Brain atrophy and cerebral small vessel disease a prospective follow-up study

Arani Nitkunan, Silvia Lanfranconi, Rebecca A. Charlton, Thomas R. Barrick, Hugh S. Markus

Research output: Contribution to journalArticlepeer-review


Background and Purpose-Cerebral small vessel disease (SVD) is the most common cause of vascular dementia. Interest in the use of surrogate markers is increasing. The aims of this study were to determine if brain volume was different between patients with SVD and control subjects, whether it correlated with cognition in SVD, and whether changes in brain volume could be detected during prospective follow-up. Methods-Thirty-five patients (mean age, 68.8 years) who had a lacunar stroke and radiological evidence of confluent leukoaraiosis and 70 age- and gender-matched control subjects were recruited. Whole-brain T1-weighted imaging and neuropsychological testing were performed after 1 year on all patients and after 2 years for the control subjects. Fully automated software was used to determine brain volume and percentage brain volume change. An executive function score was derived. Results-There was a significant difference in brain volume between the patients with SVD and control subjects (mean±SD [mL] 1529±84 versus 1573±69, P=0.019). In the patients with SVD, there was a significant association between brain volume and executive function (r=0.501, P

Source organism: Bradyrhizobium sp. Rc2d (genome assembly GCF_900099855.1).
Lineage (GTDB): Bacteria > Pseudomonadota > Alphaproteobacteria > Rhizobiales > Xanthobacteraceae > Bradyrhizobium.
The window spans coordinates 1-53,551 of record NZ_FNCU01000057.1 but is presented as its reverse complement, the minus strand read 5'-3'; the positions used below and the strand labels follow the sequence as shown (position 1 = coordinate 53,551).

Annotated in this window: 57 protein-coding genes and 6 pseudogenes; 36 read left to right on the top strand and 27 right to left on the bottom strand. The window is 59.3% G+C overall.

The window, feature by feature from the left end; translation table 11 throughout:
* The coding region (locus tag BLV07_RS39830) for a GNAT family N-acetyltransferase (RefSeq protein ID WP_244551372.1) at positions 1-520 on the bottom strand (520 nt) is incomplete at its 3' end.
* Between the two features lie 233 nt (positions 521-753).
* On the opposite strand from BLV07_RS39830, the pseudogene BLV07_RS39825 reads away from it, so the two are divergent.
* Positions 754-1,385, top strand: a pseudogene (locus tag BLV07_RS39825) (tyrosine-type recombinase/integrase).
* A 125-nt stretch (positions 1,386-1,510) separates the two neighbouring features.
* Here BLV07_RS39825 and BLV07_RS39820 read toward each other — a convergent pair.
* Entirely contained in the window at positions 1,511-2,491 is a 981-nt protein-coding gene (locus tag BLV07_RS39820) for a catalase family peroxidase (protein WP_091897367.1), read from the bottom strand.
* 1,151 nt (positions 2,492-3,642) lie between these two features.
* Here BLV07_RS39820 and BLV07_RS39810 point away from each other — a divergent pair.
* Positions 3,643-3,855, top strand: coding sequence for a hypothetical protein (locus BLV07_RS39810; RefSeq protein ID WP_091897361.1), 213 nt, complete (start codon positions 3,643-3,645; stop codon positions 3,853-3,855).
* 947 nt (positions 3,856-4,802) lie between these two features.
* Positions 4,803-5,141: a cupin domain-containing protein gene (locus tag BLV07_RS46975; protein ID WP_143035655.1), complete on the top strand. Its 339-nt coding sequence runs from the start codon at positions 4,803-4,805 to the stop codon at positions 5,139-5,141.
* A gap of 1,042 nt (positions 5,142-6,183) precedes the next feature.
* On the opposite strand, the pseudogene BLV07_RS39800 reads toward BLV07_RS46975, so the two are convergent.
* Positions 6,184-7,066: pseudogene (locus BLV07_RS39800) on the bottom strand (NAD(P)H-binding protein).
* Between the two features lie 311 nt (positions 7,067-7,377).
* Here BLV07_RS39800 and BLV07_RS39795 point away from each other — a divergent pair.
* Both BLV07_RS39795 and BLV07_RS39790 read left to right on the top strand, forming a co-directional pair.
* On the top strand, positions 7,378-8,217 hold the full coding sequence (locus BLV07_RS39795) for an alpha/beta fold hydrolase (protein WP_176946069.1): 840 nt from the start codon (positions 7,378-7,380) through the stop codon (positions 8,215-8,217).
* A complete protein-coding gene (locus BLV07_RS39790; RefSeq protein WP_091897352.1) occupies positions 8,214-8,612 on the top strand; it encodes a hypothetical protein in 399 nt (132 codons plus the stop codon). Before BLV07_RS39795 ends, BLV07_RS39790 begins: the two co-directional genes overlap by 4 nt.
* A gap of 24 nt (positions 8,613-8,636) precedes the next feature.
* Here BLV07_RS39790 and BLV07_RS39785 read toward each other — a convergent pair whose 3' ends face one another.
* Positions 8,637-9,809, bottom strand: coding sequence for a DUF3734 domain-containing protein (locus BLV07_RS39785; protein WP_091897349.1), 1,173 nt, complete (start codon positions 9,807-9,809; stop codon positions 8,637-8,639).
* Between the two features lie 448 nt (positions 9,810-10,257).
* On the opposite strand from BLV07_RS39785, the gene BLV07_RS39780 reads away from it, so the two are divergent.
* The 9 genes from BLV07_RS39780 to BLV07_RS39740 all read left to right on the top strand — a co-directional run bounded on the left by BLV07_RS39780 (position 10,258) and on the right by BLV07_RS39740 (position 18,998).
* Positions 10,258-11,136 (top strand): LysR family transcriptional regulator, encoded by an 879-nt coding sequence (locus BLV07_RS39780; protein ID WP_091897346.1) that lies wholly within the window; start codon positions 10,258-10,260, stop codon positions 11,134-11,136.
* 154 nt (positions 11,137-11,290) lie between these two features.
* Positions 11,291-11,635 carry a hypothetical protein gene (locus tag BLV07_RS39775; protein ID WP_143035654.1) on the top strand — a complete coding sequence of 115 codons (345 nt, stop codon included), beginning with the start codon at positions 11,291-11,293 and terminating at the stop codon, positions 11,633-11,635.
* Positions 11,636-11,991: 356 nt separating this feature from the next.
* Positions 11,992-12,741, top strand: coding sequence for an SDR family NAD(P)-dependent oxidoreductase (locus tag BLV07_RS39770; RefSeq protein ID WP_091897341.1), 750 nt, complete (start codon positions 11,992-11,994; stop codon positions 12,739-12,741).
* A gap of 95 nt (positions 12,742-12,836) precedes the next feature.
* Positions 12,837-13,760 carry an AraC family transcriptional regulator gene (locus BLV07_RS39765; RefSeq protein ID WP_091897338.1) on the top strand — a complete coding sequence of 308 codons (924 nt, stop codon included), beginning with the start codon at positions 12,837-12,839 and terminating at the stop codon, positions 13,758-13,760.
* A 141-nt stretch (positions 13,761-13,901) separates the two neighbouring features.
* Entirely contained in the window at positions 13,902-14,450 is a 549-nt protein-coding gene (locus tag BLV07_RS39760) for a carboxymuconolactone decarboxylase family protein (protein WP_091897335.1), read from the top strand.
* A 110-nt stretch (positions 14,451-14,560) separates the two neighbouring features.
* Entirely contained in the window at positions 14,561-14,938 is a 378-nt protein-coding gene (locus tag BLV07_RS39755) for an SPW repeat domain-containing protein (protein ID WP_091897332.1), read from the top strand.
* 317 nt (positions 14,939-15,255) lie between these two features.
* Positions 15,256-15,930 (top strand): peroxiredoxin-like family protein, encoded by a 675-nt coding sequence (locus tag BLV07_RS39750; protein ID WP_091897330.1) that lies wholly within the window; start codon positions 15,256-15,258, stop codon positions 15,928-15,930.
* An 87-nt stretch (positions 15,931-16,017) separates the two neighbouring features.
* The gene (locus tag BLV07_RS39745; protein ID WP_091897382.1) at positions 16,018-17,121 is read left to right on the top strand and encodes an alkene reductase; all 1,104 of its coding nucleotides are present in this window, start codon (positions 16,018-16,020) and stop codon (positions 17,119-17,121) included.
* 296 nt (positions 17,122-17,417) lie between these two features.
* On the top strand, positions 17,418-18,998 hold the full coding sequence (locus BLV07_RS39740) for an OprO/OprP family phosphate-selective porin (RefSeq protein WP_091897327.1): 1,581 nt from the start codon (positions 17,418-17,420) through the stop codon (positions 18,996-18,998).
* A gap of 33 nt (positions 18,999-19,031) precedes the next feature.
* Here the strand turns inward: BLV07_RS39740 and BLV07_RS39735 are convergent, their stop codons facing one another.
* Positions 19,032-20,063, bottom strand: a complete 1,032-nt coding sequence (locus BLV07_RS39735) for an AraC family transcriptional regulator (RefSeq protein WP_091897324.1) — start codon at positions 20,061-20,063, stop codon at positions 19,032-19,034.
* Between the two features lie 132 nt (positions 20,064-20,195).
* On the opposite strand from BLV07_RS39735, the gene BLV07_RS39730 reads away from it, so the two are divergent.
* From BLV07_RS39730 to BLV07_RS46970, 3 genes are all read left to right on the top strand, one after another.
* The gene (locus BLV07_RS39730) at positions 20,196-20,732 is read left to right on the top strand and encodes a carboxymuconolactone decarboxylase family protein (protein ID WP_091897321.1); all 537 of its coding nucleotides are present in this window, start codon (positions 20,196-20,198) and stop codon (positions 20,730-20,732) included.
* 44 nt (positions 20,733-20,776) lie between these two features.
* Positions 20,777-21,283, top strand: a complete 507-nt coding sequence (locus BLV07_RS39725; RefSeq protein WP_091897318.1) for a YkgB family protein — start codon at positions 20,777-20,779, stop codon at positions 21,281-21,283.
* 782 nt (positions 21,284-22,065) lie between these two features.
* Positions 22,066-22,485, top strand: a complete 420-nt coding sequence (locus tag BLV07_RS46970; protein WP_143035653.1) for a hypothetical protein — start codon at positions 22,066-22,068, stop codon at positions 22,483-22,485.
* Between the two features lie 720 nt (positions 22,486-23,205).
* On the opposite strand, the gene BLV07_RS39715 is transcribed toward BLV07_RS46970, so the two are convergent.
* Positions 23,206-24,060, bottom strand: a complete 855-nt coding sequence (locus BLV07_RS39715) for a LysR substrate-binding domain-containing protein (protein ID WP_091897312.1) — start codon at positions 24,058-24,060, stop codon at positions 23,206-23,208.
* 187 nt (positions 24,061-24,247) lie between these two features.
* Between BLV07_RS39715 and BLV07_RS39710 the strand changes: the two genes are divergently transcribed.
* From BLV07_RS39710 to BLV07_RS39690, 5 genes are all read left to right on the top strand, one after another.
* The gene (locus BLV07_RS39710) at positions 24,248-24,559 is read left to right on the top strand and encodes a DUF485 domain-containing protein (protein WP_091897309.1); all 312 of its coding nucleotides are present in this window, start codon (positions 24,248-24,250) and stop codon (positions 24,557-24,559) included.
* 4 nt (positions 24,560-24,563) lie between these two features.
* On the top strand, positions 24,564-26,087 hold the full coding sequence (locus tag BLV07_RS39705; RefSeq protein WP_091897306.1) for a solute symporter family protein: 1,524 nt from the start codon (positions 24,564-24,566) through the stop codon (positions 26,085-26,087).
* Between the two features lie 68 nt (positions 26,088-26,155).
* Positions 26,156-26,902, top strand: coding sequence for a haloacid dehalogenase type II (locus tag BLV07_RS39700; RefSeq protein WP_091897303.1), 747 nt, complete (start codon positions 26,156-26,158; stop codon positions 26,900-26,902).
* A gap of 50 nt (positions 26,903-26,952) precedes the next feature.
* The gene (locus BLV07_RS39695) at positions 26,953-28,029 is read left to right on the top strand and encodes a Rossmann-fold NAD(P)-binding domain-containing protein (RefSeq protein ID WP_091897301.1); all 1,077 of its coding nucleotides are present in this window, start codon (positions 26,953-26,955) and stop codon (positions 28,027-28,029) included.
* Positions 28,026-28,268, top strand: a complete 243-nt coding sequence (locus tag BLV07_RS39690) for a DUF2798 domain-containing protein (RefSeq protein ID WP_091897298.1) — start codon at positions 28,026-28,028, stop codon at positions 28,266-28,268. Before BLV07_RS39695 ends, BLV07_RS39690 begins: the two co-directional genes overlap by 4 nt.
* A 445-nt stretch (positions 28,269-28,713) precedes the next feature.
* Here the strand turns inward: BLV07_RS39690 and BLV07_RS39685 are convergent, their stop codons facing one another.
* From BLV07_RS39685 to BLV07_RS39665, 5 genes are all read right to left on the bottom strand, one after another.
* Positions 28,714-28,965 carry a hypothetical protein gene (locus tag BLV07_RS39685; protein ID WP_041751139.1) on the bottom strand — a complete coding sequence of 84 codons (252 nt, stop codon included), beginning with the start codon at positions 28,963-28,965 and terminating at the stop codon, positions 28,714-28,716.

Original languageEnglish
Pages (from-to)133-138
Number of pages6
Issue number1
Publication statusPublished - Jan 2011


  • Brain atrophy
  • Cerebral small vessel disease
  • Cognitive impairment
  • Longitudinal study
  • MRI
  • Surrogate marker

ASJC Scopus subject areas

  • Cardiology and Cardiovascular Medicine
  • Clinical Neurology
  • Advanced and Specialised Nursing


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